Standardized
-
test
-
battery


Same goal as single
-
test approach


Halstead
-
Reitan, for example


Customized
-
test
-
battery


Now predominant


Characterizes nature of psychological
deficits

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Tests of the Common Neuropsychological Test Battery


Intelligence


Wechsler Adult Intelligence Scale


WAIS, an IQ test


Memory


Digit span subtest


Language


problems of phonology, syntax, or
semantics


Language lateralization


used to identify
language
-
dominant hemisphere


Sodium amytal


anesthetize one
hemisphere


Dichotic listening


ear contralateral to
dominant hemisphere shows superior
hearing ability




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Tests of the Common Neuropsychological Test Battery


Memory


exploring nature of deficits


Short
-
term, long
-
term, or both?


Anterograde or retrograde?


Semantic or episodic?


Explicit or implicit? (repetition priming
tests)


Language


problems of phonology,
syntax, or semantics


Frontal
-
Lobe Function


Wisconsin Card Sorting Task




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Behavioral Methods of Cognitive Neuroscience



Each complex cognitive process
results from the combined activity
of simple cognitive processes
(constituent cognitive
processes)


Each complex cognitive process is
mediated by neural activity in a
particular area of the brain


Goal is to identify the parts of the
brain that mediate various
constituent cognitive processes


Paired
-
image subtraction
technique: compare PET or fMRI
images during several different
cognitive tasks


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Biopsychological Paradigms of Animal Behavior

Procedures developed for the
investigation of a particular
behavioral phenomenon

Assessment of Species
-
common
behaviors:



Open
-
field test


Tests of Aggressive and Defensive
Behavior


Tests of Sexual Behavior

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Biopsychological Paradigms of Animal Behavior

Traditional Conditioning
Paradigms:



Pavlovian conditioning (pairing an
unconditioned stimulus with a
conditioned stimulus)


Operant conditioning


Self
-
stimulation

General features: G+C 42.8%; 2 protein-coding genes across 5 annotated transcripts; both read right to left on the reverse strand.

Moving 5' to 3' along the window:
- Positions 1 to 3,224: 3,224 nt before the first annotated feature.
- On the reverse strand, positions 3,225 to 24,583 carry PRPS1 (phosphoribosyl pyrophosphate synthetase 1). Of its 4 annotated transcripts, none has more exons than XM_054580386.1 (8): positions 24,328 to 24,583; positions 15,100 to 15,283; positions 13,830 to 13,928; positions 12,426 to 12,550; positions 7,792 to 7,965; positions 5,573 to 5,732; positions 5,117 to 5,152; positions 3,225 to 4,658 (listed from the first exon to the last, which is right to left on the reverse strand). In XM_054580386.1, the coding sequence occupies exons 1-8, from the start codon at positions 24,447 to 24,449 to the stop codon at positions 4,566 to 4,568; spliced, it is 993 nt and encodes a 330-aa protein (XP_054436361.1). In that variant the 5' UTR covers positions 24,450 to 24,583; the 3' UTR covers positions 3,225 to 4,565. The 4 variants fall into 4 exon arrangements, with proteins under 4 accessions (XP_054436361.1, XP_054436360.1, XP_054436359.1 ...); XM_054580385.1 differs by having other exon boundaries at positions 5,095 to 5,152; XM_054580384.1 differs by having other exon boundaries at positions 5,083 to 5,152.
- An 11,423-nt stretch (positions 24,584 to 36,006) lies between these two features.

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Biopsychological Paradigms of Animal Behavior

Seminatural Animal
Learning Paradigms:


Conditioned Taste Aversion


Radial Arm Maze


Morris Water Maze


Conditioned Defensive
Burying

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Watch:
Visit to a Cognitive

Neuroscience Laboratory

Watch:
Robert Sternberg on Intelligence

Note: To view the MyPsychLab assets, please make sure you are connected to the
internet and have a browser opened and logged into
www.mypsychlab.com
.

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Pearson Education 2011

Acknowledgments

Slide

Image Description

Image Source

template

lightning

©istockphoto.com/Soubrette

template

background texture

©istockphoto.com/Hedda Gjerpen

ch05 image

Someone whose brain is being studied in a
lab

©istockphoto.com/annedde

3

Figure 5.2

Pinel 8e, p. 103

4

PET scan

©istockphoto.com/BanksPhotos

7, 17

someone whose brain is being studied in a
lab

©istockphoto.com/annedde

8

Figure 5.8

Pinel 8e, p. 107

9

Figure 5.9

Pinel 8e, p. 108

10

eye

©istockphoto.com/Tyler Stalman

11

Figure 5.12

Pinel 8e, p. 109

12

Figure 5.13

Pinel 8e, p. 110

14

Figure 5.14

Pinel 8e, p. 111

15

Figure 5.15

Pinel 8e, p. 112

15

Figure 5.16

Pinel 8e, p. 113

16

EKG Heartbeat

©istockphoto.com/dan ionut popescu

18

Figure 5.17

Pinel 8e, p. 114

19

pill background

©istockphoto.com/Fotografia Basica

20

hand holding rat

©iStockphoto.com/sidsnapper

21, 28

brain

©istockphoto.com/Stephen Kirklys

22

DNA

©istockphoto.com/Mark Evans

22, 29

white rat

©iStockphoto.com/Elena Butinova

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Pearson Education 2011

Acknowledgments

23

colored smoke

©istockphoto.com/Wolfgang Amri

24, 25

blue sky & clouds

©istockphoto.com/kertlis

24

neuron

©istockphoto.com/ktsimage

26, 27

book

©istockphoto.com/Carmen Martínez Banús

27

Figure 5.23

Pinel 8e, p. 122

30

salivating dog

©istockphoto.com/Jess Wiberg

30

hand

©istockphoto.com/Stas Perov

30

bell

©istockphoto.com/Igor Sandra

30

dog food bowl

©istockphoto.com/Jonas Engström

31

Figure 5.26

Pinel 8e, p. 126

32

laptop

©istockphoto.com/CostinT

32

table and wall

©istockphoto.com/David Clark